Picard in the Borg Queen’s chamber.

Because the reveal of the Borg’s involvement came so late in the story – partway into the ninth episode of a ten-episode season – Jack’s “defection” to the Collective already felt like it was built on shaky ground. There was the kernel of a good idea here, but again I feel the pacing issue causing a stumbling block. Jack’s powers manifested slowly earlier in the season, and in fact it wasn’t until several episodes in that we saw any indication that he was anything other than human at all. His decision to run away last week was blitzed through in a matter of seconds, and his reconciliation in The Last Generation was likewise rushed.

Reaching out to someone and using “love” to bring them back from a dark place is a bit of a cliché, but it’s hardly the worst that Season 3 has offered up. The way it was handled worked well enough in the moment – though I would argue that Dr Crusher, rather than Picard, would surely have been better-placed to try to convince Jack to stand down. Although we’ve seen a developing relationship between Picard and his son, the events of Season 3 have taken place over a few days at most, meaning the connection between Jack and Dr Crusher is going to be far stronger.

Picard and Jack embrace inside the Borg Collective.

Given the remarkably similar premise between Jack’s story here at the end of Season 3 and Dr Jurati’s toward the end of Season 2, it’s a shame that she and her Borg faction couldn’t appear. In fact, the whole end of Season 2, with the mysterious, unexplained anomaly attacking the Federation, has now passed its last chance to get any kind of resolution. At this late stage I wasn’t expecting that to happen – but it’s again indicative of Picard as a whole being a deeply troubled and poorly-managed production. Lessons need to be learned going forward so that future Star Trek projects don’t suffer similar shortcomings.

As I said last week when discussing the Borg, Jack’s story would feel stronger – and certainly more original – were it not basically a re-hashing of Dr Jurati’s story from last season. Dr Jurati felt lonely, isolated, and without friends – and found those things in the Borg. Jack felt lonely, isolated, and without friends… and also sought out those things from the Borg. Jack’s defection feels weaker, in some respects, because of the way it was set up, and the fact that it’s no longer an original idea further diminishes it.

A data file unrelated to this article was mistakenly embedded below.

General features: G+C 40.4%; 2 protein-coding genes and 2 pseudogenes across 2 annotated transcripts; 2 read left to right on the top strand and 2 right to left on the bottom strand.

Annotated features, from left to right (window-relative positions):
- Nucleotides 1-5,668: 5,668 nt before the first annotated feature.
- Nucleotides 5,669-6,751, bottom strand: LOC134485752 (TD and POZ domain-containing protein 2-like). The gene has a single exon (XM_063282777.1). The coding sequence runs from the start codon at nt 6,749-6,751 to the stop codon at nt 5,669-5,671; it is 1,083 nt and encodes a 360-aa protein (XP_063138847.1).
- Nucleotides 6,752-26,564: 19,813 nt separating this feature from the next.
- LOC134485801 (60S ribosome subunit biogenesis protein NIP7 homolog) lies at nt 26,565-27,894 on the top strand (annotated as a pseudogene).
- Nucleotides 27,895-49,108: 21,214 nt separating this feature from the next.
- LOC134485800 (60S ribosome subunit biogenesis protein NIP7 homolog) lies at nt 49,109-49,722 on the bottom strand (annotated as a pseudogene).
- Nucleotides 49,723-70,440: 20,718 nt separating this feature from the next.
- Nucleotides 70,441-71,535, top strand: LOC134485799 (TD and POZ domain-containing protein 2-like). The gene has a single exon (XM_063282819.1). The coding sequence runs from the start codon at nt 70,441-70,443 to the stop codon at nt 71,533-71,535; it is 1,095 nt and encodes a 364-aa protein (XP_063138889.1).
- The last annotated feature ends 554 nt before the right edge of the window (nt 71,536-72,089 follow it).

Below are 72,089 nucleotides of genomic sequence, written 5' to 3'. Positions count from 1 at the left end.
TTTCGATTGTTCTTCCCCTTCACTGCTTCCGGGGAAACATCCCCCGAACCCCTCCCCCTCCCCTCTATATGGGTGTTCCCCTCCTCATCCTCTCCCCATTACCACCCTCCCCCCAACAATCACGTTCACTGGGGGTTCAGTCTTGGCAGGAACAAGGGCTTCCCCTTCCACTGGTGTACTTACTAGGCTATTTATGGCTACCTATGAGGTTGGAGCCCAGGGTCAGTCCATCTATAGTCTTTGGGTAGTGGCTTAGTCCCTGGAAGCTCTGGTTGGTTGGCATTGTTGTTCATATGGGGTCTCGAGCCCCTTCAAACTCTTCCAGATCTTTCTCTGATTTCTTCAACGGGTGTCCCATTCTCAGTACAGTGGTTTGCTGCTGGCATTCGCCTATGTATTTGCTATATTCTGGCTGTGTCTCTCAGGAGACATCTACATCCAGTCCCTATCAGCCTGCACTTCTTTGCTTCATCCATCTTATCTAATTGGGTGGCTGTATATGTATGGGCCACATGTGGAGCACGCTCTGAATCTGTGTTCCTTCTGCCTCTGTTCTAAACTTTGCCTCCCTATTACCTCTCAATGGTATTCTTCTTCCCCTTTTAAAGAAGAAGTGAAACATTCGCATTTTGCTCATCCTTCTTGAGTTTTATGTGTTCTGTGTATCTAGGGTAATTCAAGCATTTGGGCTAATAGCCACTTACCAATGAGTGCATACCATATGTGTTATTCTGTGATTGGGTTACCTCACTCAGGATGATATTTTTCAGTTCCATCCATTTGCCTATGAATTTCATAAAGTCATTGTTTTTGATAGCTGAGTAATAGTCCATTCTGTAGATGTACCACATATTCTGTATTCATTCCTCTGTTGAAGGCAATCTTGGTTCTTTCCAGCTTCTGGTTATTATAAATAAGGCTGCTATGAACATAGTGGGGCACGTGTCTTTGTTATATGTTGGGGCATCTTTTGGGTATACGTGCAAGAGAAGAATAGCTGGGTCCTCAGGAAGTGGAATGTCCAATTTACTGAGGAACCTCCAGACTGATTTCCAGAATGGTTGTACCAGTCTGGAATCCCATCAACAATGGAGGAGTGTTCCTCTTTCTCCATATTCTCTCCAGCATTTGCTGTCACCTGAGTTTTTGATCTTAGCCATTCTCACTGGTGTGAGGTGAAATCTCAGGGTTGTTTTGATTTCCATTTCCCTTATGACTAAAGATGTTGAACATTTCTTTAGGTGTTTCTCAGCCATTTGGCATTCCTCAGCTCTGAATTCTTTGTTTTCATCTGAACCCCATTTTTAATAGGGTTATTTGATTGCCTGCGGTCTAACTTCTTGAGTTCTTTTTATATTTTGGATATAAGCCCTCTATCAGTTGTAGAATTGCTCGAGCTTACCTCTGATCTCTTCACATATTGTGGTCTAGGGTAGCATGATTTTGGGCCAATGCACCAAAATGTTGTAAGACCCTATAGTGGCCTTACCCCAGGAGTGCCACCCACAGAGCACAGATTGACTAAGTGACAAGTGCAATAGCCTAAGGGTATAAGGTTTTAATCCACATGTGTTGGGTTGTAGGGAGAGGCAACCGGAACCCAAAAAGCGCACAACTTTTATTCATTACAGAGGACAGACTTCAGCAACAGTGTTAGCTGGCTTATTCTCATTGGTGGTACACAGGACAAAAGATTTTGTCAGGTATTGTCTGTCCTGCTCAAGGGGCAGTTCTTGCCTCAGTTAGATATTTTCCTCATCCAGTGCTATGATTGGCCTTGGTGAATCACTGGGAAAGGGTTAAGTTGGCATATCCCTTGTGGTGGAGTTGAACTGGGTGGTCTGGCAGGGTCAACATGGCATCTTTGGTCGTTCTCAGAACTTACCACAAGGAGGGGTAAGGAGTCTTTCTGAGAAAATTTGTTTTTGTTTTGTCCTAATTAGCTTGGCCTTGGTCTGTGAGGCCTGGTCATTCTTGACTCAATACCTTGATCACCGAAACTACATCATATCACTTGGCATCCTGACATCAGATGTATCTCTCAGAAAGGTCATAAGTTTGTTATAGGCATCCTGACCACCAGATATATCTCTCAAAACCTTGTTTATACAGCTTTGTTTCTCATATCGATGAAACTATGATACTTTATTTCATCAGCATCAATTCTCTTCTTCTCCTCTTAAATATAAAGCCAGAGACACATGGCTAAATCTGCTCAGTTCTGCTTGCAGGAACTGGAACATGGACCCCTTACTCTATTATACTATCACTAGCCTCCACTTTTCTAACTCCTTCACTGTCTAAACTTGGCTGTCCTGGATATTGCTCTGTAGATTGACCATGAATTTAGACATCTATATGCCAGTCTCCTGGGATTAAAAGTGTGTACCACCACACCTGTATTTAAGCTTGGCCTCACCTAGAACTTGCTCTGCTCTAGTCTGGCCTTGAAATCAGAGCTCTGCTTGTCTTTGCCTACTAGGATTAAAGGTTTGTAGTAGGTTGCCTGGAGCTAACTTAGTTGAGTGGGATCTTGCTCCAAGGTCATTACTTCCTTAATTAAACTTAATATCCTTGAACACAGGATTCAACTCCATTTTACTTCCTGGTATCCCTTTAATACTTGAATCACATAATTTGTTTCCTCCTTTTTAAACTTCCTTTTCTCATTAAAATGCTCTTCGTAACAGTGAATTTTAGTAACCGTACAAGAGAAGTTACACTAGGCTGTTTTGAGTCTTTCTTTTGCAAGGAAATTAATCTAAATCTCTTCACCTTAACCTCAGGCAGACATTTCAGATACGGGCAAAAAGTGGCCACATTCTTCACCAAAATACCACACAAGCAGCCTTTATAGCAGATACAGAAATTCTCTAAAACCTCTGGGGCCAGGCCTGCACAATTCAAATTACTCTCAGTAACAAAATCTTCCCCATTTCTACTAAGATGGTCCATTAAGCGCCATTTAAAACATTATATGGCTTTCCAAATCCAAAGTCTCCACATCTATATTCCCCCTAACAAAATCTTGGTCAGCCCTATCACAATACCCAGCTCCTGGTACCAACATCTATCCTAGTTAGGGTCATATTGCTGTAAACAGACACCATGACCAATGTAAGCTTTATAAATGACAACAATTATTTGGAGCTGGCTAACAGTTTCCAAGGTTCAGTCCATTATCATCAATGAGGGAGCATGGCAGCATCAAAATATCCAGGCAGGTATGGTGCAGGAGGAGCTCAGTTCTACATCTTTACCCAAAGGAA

Jack was able to break free of the Borg Collective thanks to Picard.

Several characters displayed skills in The Last Generation that are either perfectly aligned with things we’ve seen them do in the past, or that felt like natural evolutions based on the story the season has told. Dr Crusher manning the Enterprise-D’s weapons is a case in point: after two decades away from Starfleet, operating outside of the Federation under dangerous conditions, she knows her way around a phaser bank and torpedo launcher!

But Deanna Troi exhibited a telepathic skill that we’ve never seen her use before, being able to pinpoint Riker’s location as if by magic. There were opportunities earlier in the season to set this up, such as the conversation Troi and Riker had while imprisoned aboard the Shrike. As it is, this newfound ability felt like a magical solution to a story that had rather written itself into a corner – a cheap way to allow the Enterprise-D to swoop in and save everyone at the last second.

Deanna Troi on the bridge.

Unlike some of the other points I’ve raised, this one isn’t even a question of timing or pacing. It would’ve required an extra handful of lines of dialogue in an earlier episode, explaining that Troi had been honing her abilities or that when she used her “pain removal” skill on Riker she’d done so at a distance. That small amount of setup would’ve allowed this moment to flow far more naturally, and wouldn’t have led to me rolling my eyes quite so much!

A clever and well-executed misdirect can add a lot to a story, particularly if the stakes are high. But even with that caveat, I have to say that the excessive “foreshadowing” of the deaths of Riker and Picard in particular fell very flat for me in The Last Generation. The episode dedicated an inordinate amount of time to setting up that the away team wouldn’t be returning from the sojourn to the Borg Cube… only for everyone to survive. Stripping some of this out would’ve still allowed The Last Generation to keep the tension high, but would’ve blunted the impression that it was deliberately deceitful. Not only that, taking a few of these scenes away would’ve opened up other possibilities, such as spending a bit more time with the Borg Queen.

There was a lot of foreshadowing that wasn’t paid off.

There’s nothing wrong with an episode feeling like a throwback to an earlier style of storytelling – especially in a story with such a strong nostalgic component. But even with that in mind, the fact that all of the main characters survived the story was a bit of a surprise. Television storytelling has changed a lot since The Next Generation premiered in 1987, and main characters should no longer consider themselves to be safe just because of their status. To the episode’s credit, it genuinely felt like Picard, Riker, and Worf were all in danger during their mission… but nothing substantial came of that, and we even got a deus ex machina rescue right at the end.

Killing off a legacy character was always going to be controversial, and I’m sure that if someone hadn’t survived, there’d have been criticism from some quarters. But a well-timed character death can feel right, conveying how high the stakes are, paying off a character arc, or making an heroic sacrifice. Star Trek has done all of these things before in different ways, and I feel it would have strengthened not only The Last Generation but Season 3 as a whole if a well-written end could’ve come for one of our main characters.